But the pants I brought, normal stretch cotton gym pants, were difficult to pull down and back up to pee, again, something so simple becoming so complicated. You also feel like a jerk asking for help in the bathroom each time. The nurses are of course there to help, but once you’re up and becoming a more self-sufficient, they aren’t running in to help; they’re busy with other sicker patients (some of whom are extremely old, maybe delusional and others who just give the nurses a hard time). JUST be prepared, drawstring PJ pants might have been better.

So those are the biggies, but there are so many more things I encourage…

  • Tell people what you want and be specific. Don’t just ask someone (nurse or otherwise) if they can do something that would be helpful to you, and don’t take no for an answer. If the initial answer is no, insist on an alternative solution to your problem, a compromise. If you don’t get anywhere with the nurse, politely ask to speak with the supervisor/head nurse. This is your show, and while it may sound ironic, YOU are the only one allowed to say, NO. And if something doesn’t feel right, say so.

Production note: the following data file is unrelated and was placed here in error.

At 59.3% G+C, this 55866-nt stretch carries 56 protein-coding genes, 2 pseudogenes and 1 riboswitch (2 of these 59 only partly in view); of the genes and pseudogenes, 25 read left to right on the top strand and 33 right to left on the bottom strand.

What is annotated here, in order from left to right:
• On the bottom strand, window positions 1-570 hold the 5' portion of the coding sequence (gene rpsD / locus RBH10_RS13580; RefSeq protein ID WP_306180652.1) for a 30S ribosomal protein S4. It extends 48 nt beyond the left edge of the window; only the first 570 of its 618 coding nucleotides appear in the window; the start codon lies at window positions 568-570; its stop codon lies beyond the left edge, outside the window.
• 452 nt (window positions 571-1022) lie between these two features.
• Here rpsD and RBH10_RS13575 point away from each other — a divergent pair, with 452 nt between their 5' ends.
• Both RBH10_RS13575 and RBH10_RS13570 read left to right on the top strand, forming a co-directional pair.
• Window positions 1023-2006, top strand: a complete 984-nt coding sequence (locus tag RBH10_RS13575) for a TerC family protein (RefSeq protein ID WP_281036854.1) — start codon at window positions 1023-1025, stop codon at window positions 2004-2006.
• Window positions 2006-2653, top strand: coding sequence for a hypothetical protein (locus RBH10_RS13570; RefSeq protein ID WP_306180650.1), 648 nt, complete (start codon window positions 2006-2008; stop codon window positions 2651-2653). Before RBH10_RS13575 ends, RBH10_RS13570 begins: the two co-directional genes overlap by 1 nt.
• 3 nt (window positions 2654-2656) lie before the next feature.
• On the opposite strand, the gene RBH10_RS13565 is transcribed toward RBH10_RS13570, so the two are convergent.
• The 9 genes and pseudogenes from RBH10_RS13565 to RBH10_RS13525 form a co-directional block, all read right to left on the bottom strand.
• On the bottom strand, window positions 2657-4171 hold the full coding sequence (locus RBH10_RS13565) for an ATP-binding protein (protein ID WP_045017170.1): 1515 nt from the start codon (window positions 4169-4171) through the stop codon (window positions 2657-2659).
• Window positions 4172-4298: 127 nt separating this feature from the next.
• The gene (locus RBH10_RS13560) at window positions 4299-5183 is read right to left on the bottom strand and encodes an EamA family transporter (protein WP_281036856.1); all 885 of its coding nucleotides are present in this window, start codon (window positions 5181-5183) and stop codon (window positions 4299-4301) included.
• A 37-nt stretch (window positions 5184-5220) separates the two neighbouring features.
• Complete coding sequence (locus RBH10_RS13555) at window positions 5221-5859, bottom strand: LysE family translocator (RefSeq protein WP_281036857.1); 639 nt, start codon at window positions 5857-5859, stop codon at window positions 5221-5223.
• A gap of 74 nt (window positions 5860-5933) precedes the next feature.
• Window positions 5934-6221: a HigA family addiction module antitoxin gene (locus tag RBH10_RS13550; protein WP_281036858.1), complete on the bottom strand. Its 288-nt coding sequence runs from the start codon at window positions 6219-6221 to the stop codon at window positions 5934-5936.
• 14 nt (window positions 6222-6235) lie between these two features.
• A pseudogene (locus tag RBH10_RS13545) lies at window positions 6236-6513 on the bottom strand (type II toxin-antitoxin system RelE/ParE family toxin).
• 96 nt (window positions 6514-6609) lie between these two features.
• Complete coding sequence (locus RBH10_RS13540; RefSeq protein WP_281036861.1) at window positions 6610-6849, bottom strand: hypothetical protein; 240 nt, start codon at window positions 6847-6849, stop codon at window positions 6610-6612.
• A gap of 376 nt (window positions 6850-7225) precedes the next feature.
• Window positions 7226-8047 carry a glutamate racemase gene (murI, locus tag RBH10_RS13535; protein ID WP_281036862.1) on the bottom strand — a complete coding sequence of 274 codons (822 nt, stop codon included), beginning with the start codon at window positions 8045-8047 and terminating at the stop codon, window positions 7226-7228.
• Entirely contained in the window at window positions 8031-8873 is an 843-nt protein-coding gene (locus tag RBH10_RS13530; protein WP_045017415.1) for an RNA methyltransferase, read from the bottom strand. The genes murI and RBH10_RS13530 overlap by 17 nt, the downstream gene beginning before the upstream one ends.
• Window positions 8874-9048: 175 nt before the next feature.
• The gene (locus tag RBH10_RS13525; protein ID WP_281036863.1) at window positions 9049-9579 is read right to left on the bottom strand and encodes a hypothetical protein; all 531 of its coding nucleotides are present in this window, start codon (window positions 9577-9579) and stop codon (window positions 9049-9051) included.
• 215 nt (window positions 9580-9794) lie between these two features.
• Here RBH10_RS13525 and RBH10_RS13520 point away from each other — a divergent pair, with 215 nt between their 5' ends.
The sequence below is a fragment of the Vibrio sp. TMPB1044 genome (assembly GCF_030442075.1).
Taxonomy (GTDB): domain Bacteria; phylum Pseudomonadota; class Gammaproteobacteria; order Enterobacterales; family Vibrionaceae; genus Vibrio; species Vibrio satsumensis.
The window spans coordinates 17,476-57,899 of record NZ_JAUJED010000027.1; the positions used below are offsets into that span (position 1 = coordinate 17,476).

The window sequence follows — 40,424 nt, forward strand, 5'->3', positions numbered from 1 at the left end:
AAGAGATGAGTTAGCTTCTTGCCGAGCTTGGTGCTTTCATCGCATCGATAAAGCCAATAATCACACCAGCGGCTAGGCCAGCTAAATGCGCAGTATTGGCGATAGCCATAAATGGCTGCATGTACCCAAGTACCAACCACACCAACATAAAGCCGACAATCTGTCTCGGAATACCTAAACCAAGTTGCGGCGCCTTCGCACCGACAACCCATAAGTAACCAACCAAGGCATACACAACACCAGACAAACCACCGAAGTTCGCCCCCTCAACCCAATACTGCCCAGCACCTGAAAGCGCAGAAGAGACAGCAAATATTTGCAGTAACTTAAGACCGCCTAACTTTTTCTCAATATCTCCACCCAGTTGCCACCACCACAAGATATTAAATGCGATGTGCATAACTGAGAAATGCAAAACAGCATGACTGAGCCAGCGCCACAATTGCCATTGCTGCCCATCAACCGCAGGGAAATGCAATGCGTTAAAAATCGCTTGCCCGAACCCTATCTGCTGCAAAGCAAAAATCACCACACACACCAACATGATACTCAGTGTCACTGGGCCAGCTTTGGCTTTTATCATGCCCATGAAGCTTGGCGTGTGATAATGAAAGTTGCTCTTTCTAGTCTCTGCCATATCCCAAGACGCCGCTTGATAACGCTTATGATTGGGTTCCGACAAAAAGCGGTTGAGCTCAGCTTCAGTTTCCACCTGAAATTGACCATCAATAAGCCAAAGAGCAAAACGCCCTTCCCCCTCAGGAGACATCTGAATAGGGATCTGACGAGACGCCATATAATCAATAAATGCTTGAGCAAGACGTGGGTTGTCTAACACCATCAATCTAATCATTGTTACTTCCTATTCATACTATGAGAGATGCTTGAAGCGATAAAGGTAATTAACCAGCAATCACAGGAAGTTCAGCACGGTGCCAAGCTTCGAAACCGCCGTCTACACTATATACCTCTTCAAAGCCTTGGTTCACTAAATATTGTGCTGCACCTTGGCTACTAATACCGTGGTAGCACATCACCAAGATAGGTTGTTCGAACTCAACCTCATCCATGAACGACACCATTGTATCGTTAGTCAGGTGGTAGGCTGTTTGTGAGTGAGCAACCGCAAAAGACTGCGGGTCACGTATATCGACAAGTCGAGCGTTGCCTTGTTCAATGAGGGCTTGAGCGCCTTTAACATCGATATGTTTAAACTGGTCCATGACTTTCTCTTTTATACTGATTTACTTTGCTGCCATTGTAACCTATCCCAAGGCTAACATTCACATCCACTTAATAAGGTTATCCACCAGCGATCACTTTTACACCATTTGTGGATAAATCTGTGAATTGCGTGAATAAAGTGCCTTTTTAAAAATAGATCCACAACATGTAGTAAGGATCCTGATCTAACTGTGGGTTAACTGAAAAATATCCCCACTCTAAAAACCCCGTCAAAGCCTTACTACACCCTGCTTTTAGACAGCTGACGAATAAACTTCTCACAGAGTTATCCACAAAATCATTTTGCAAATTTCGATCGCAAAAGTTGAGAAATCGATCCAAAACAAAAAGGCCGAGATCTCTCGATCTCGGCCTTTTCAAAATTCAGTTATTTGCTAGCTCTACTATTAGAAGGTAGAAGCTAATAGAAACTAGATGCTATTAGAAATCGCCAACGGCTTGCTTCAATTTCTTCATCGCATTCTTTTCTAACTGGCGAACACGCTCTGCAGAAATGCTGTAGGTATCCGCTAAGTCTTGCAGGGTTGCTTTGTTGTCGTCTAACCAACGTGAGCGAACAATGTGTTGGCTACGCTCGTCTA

• Get your core strength up prior to surgery, you’ll need it.
  • Sleepover buddies are important. My first night I had a wonderful nurse who came in on a very regular basis, every time I needed her, and she was competent. She felt like my partner. I felt safe. The evening nurses Friday night, and even some of the nurse assistants in general, had less than stellar attitudes, or were just nervous to make decisions. You don’t need someone being less than confident or aggravating you. You need an advocate. If you have someone who’s willing to stay with you, take advantage. Just prepare them they might not get much sleep. You can repay them in treats that will flood your house upon returning home.

Much love, my people! ❤